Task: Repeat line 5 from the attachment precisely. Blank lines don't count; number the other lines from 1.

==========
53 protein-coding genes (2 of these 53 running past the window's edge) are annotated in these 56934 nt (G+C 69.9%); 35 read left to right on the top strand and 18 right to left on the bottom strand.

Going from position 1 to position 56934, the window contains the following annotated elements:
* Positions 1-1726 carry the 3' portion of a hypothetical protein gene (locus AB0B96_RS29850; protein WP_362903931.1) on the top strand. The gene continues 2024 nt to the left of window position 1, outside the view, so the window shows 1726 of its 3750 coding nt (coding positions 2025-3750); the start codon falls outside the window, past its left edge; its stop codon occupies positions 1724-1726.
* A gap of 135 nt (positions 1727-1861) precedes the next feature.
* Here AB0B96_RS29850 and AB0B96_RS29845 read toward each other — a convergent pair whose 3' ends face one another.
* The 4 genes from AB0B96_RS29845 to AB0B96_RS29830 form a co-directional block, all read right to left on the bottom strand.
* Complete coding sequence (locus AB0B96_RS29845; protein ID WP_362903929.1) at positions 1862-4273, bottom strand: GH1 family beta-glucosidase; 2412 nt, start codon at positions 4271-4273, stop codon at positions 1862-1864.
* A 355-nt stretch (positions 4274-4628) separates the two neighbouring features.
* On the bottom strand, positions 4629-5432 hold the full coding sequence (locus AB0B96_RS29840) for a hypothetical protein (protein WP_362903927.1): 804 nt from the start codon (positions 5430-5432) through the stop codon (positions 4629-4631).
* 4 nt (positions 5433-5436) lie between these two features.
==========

* Here AB0B96_RS29850 and AB0B96_RS29845 read toward each other — a convergent pair whose 3' ends face one another.